I had a few minutes on this workday (you call it Thanksgiving) to ruminate on the working man's holiday. In an attempt to find inspiration, I looked back at what I wrote last Thanksgiving. I found that little has changed. The good and the bad. I like to remember the good. I might write more later today, but for now, I'll just reprise last year. Because...it's all still true.
From Thanksgiving 2001 on Thanksgiving 2002
Why I'm lucky...and thankful...
I have a wife who almost likes getting sick when I'm sick. She does it so she can empathize with my pain. We've both been sniffling, coughing, puking mounds for the last week and a half. She surprises me by breaking out baking skills that I didn't know she had. She learns new languages and humors me when I try to remember my old French classes and try to conjugate the verb avoir. And she feels like she's been bad when she stays up late.
I have a dog...Scoop...who doesn't care when I'm sick. She doesn't care that we're not making Thanksgiving dinner tonight. As long as somebody plays fetch with her and doesn't move her off of her space in bed, she'll wag her tail and be happy.
I have two parents who try to make me feel like I never left home. Mom calls every phone I have to wish me a Happy Thanksgiving and leaves three of the same good tidings messages. When I call back, Dad gets on the phone we we talk about the Missouri Tigers fantastic win last night. It's almost like I'm rolling out of bed in southwest Missouri, smelling my mom's food, sharing a cup of joe with my dad and getting ready for the Willis Thanksgiving Marathon.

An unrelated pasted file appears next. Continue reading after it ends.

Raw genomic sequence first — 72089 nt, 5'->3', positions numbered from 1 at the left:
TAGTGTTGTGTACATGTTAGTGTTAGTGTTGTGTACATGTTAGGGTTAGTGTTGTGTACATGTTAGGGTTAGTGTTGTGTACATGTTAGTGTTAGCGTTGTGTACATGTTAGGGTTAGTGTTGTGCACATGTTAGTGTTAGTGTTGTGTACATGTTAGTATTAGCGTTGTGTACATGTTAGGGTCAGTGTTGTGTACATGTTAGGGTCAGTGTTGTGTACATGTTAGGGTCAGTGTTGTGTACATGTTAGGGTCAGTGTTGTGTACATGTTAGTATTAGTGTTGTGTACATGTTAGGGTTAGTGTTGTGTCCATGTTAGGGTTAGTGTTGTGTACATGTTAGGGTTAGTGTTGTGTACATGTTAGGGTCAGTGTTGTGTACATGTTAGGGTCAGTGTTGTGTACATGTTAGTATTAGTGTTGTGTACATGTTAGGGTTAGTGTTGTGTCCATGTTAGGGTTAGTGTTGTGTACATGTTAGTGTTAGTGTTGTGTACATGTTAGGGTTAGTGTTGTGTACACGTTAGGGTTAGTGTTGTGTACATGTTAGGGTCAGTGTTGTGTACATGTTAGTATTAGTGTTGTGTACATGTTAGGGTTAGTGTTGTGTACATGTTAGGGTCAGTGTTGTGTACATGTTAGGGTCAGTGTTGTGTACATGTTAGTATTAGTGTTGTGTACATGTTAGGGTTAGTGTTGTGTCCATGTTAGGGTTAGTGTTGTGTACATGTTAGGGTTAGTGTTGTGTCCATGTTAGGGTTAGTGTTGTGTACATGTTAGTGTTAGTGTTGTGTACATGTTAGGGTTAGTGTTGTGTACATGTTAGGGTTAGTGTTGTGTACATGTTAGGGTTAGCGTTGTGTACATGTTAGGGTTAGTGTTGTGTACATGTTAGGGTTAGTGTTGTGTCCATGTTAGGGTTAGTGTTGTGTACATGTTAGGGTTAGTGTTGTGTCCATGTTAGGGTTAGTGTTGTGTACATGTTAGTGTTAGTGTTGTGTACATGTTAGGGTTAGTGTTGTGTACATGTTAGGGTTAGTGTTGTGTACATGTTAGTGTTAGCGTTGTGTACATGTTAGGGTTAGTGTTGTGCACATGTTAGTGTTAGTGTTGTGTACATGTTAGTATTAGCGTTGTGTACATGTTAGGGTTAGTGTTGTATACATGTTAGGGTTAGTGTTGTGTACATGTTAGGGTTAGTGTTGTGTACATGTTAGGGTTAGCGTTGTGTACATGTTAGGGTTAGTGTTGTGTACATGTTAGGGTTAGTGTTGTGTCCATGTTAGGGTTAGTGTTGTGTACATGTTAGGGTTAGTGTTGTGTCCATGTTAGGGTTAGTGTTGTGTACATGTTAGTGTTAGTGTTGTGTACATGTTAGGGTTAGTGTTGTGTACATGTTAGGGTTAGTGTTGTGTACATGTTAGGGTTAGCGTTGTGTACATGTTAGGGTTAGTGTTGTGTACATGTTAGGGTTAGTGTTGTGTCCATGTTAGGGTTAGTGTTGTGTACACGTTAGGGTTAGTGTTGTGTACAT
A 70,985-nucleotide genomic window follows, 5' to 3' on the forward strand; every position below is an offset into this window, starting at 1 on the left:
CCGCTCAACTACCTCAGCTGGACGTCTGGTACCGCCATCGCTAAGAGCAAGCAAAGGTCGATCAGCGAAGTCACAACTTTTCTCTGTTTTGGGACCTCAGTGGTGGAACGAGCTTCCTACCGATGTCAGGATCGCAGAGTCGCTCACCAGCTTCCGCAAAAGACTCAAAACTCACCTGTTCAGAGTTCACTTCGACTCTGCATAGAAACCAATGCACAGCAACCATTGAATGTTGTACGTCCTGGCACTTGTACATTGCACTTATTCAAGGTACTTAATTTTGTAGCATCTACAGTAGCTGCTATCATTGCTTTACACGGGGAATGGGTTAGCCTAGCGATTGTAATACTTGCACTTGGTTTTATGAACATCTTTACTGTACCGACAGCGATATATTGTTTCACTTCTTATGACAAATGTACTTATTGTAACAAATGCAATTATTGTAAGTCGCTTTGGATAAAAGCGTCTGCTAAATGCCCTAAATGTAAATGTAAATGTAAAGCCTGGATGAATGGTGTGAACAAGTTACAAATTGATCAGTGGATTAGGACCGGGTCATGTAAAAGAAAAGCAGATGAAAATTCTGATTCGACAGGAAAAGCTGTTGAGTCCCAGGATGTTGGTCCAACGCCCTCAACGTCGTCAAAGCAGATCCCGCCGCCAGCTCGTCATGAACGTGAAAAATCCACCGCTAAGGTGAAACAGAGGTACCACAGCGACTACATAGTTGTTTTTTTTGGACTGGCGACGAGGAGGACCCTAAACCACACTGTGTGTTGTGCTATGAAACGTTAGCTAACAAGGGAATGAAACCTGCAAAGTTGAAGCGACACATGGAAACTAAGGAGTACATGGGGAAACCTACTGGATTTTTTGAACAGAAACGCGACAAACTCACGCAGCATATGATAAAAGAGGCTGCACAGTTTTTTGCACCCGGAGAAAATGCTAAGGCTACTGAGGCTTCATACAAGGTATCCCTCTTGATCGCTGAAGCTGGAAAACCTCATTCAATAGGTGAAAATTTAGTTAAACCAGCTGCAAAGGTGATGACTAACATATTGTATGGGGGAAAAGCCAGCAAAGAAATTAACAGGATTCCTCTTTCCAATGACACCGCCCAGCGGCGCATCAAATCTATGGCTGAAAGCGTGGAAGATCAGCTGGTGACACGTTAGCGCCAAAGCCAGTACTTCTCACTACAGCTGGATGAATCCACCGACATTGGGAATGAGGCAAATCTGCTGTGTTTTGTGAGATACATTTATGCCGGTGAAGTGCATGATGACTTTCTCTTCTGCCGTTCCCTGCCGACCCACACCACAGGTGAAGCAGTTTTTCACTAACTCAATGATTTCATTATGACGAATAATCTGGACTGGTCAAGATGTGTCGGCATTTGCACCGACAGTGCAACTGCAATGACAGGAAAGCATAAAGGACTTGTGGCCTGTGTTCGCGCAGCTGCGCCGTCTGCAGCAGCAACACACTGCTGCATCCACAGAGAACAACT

I have a brother who fills in for me when I can't be home. The extended family will be wowed by his tales from the ER. He'll fill them in on what he's doing and some of what I'm doing. Then he'll e-mail me and tell me about all the silliness I missed. I'm proud of him and his success. It's rough having a best friend who lives six states away.
And I've got a lot of good friends. Many of them read RER. They come from my childhood, my college years, and my pseudo-adult years. They keep all parts of me sane.